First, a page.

Title: Killers of the Flower Moon: The Osage Murders and the Birth of the FBI
Author: David Grann
Book Length (Audiobook): 9 hours 11 mins
Rating: 4 out of 5 stars
Genre: Nonfiction, History, Crime, True Crime, Mystery
Read Start Date: July 8, 2019
Read Finish Date: July 13, 2019
Brief Summary of the Plot from Goodreads: In the 1920s, the richest people per capita in the world were members of the Osage Indian Nation in Oklahoma. After oil was discovered beneath their land, the Osage rode in chauffeured automobiles, built mansions, and sent their children to study in Europe.
Then, one by one, they began to be killed off. One Osage woman, Mollie Burkhart, watched as her family was murdered. Her older sister was shot. Her mother was then slowly poisoned. And it was just the beginning, as more Osage began to die under mysterious circumstances.
In this last remnant of the Wild West—where oilmen like J. P. Getty made their fortunes and where desperadoes such as Al Spencer, “the Phantom Terror,” roamed – virtually anyone who dared to investigate the killings were themselves murdered. As the death toll surpassed more than twenty-four Osage, the newly created F.B.I. took up the case, in what became one of the organization’s first major homicide investigations. But the bureau was then notoriously corrupt and initially bungled the case. Eventually the young director, J. Edgar Hoover, turned to a former Texas Ranger named Tom White to try to unravel the mystery. White put together an undercover team, including one of the only Native American agents in the bureau. They infiltrated the region, struggling to adopt the latest modern techniques of detection. Together with the Osage they began to expose one of the most sinister conspiracies in American history.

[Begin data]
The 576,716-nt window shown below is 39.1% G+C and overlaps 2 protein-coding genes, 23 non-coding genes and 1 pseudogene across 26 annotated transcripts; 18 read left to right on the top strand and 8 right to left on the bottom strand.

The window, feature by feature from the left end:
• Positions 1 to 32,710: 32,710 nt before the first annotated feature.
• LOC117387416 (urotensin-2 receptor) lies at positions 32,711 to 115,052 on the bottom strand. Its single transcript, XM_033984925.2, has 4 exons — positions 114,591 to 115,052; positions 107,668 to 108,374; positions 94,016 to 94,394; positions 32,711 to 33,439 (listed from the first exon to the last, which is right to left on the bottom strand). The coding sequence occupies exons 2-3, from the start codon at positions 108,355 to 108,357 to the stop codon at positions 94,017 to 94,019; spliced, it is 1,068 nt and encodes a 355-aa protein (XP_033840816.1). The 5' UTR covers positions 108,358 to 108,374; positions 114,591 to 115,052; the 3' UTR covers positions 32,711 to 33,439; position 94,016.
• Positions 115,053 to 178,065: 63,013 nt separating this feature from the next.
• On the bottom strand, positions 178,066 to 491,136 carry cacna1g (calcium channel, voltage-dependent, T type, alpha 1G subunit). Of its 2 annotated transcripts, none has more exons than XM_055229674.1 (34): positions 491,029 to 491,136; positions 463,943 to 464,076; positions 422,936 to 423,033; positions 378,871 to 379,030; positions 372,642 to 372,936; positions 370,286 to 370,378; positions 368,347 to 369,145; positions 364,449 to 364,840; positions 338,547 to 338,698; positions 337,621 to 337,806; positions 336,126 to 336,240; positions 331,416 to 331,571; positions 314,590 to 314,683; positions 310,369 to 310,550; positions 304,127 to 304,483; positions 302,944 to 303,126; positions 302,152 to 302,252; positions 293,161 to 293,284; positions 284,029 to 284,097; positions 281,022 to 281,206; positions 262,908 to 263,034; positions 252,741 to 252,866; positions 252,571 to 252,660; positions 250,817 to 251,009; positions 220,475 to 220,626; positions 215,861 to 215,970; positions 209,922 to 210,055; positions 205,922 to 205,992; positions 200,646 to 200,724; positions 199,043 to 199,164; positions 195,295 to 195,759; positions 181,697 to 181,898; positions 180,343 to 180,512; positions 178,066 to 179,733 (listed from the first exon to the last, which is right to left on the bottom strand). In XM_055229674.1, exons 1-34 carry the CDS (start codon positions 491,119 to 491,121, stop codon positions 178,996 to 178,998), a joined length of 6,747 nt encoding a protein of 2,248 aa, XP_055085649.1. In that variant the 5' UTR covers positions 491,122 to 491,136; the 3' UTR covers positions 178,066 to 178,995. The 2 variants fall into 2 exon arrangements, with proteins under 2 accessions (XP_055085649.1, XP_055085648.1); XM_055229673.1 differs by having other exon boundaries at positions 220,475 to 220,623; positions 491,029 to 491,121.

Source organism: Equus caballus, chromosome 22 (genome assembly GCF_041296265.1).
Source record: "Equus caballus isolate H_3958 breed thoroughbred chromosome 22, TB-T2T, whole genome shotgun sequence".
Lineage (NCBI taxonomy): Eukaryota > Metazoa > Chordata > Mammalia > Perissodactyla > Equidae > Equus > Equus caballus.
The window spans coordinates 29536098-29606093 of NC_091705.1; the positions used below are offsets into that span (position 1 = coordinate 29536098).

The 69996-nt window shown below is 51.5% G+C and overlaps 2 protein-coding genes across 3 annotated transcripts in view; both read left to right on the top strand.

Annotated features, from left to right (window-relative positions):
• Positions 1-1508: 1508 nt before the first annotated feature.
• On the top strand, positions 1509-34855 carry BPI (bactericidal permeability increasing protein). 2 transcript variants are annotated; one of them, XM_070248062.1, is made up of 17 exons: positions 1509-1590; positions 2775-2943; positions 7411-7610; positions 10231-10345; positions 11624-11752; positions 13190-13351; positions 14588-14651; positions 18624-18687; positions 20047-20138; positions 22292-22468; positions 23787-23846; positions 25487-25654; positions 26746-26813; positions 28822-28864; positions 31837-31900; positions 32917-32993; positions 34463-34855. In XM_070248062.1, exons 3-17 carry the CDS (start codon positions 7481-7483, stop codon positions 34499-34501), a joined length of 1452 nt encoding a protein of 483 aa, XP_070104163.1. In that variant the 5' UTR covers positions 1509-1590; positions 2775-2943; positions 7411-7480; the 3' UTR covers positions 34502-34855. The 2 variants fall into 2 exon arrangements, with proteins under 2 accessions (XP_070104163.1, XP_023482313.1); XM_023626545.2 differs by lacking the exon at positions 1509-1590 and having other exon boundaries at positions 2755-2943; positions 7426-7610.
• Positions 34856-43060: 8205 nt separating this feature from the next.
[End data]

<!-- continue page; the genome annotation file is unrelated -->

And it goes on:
A true-life murder mystery about one of the most monstrous crimes in American history.
My Review: I had never heard of this story before, but I guess at some point I must have put it on hold at the library. I was really shocked to read what happened to the Native Americans at the early part of the 1900’s. The Osage Indians were put onto a reservation by the US government in Oklahoma. Luckily, or maybe unluckily, for the Osage people, their reservation was rich with oil deposits. The Osage themselves became rich, and of course, non-Native Americans became jealous.
Thus began another exploitation of the Native American.
This book was really good, but also really sad — another shameful event in a list of shameful events. I watch a lot of true crime shows, and read a lot of true crime novels, but it never ceases to amaze me how greedy people can be — how people would be willing to kill someone, or multiple people, over money. Don’t get me wrong, I would prefer to have money than not have money, but I’m not about to take someone’s life to get it.
The writing (narrated by the author) was good, and although the subject matter was not dry, the author really brought the reader into the story, and made the story engaging.
If you are into history, this is definitely worth the time to read.